I fell in love with the corkscrew leaves of the Albuca species and knew I had to add this to my plant collection.
Of course, living in Indiana it can be a bit difficult to obtain fresh seed from other countries, so I joined several plant societies including the Pacific Bulb Society in hopes of obtaining seeds.
I was able to obtain some seeds that were simply marked Albuca species short and Albuca species.
Here is my experience germinating Albuca species seeds and growing the plant in cultivation.
How To Start Albuca From Seed
Albuca seed is short lived, so it needs to be less than six months old.
Seeds that are sown as soon as they are ripe often have a 100% germination rate.
Two clones are necessary in order for the plants to set seeds, but there are exceptions.
Sometimes when seed is desired, but there is one one clone, the pollen can be microwaved for 15 to 20 seconds, then mixed with fresh pollen.
This pollen mixture must be applied twice a day to the pistil for seven days – and then you wait to see if the cross was successful.
I was able to obtain fresh Abuca species short seed and also an Albuca species seed.
Here is how I chose to germinate them.
I laid seeds of Albuca species short on top of vermiculite in a peat pot on October 26.
The seeds germinated on November 1.
The regular Albuca species was also started in the same manner.
Those seeds germinated on October 31.
On average it takes three years for seed grown plants to flower.
How Do You Grow Albuca?
Albuca is a tough plant hailing from the desert region in South Africa.
A well drained potting mix is essential.
Most Albuca prefer to be grown in full sun, but there are a few exceptions to this rule.
They are not frost hardy, so need to be protected, even if it is only a light frost that is expected.
Albuca is a genus of more than 100 species.
Most of them occur in South Africa.
All of them grow from bulbs and have a dormancy period where they lose their leaves after flowering.
Here are just a few of the varieties of Albuca you might want to grow:
- Albuca abyssinica
- Albuca acuminata
- Albuca aurea
- Albuca batteniana
- Albuca cooperi
- Albuca crispa
- Albuca dilucula
- Albuca fastigata
- Albuca flaccida
- Albuca hunilis
- Albuca nelsonii
- Albuca osmynella
- Albuca pendula
- Albuca secunda
- Albuca setosa
- Albuca shawii
- Albuca suaveolens
- Albuca tortuosa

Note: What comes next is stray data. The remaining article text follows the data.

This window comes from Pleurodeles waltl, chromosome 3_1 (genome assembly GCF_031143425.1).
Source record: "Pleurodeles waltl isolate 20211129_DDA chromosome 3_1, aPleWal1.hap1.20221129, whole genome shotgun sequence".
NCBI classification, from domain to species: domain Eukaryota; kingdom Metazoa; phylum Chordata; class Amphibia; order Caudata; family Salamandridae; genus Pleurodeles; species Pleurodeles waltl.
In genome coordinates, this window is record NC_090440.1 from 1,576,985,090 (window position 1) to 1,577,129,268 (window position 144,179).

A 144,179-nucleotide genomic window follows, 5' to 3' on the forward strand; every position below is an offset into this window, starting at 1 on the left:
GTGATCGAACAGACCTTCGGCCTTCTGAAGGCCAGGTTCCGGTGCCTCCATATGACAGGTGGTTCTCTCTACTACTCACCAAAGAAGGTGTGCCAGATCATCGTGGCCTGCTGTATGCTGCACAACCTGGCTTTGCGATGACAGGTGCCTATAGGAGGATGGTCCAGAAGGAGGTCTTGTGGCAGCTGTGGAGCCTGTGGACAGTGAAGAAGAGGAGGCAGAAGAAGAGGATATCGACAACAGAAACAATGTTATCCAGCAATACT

- Albuca unifolia
Albuca humilis is hardy in USDA Hardiness Zones 9a to 11.
It can be grown as an annual.
It prefers full sun, but does best if it receives some afternoon shade.
The height varies from 6 inches up to 12 inches.
It blooms from mid summer through early fall.
It is said to have a light fragrance, sometimes said to smell similar to marzipan, when it blooms.
It is winter dormant, so the leaves will dry up and fall off.
In the spring the bulb sends up long stems which bear one to three white-green flowers.
It is drought tolerant once established and thus suitable for xeriscaping.
Albuca humilis Care
When you first plant Albuca humilis, water it well to help it establish, then cut back on the watering.
Allow the soil to dry out between watering.
Keep the soil on the dry side during the winter dormant period so the bulb does not rot.
A good rule of thumb is to check the soil to see if watering is needed once every two weeks in the spring in summer, once every two months in autumn and to completely avoid watering during the winter months.
A good well draining succulent soil or a potting soil amended with sand or pumice is recommended.
Fertilize the plants once a year in early spring using the diluted recommendation on the fertilizer label.
Cut off any yellowing or dying foliage.
Normally this plant does not require repotting.
It is also normally pest and disease free.
Albuca shawii is native to South Africa’s Eastern Cape to Limpopo Province.
The flowers are yellow with green stripes for the most part, but can also be white.
The flowers have an almond or pineapple scent and the foliage has a slight licorice scent when crushed or rubbed.
It flowers in summer and prefers full sun.
It has a moderately fast growth rate but does need sandy, fertile, well-drained soil.
This plant is winter dormant.
Follow the care tips for Albuca humilis (above) and your plant should be happy.
Bulbs and Rhizomes
Daylilies: Attractive, Colorful, Easy To Grow Garden Gems
Daylilies are popular garden plants that are colorful, easy to grow and multiply rapidly. They are also drought tolerant.
Worselya rayneri Culture And Propagation
Learn how to grow, flower and propagate the endangered plant, commonly known as the Empress Of Brazil, Worseyla rayneri.
How To Grow Amaryllis
Learn how to grow Amaryllis from seed as well as how to care for your Amaryllis plant indoors and what to do with it after flowering.
Bulbs to Plant In January: Get a Head Start on Cut Flower Production
Plant bulbs in January in a heated greenhouse to get a head start on cut flower production. Then interplant herbs, vegetables and annuals.
Spring Flowering Bulbs: The Cutting Garden
Plant spring flowering bulbs in the greenhouse or even indoors in February and March for gorgeous blooms in spring or mid-summer.
Forcing Bulbs Indoors For Early Spring Blooms
Forcing bulbs indoors is a great way for those without greenhouses to have flowers in bloom during the winter months.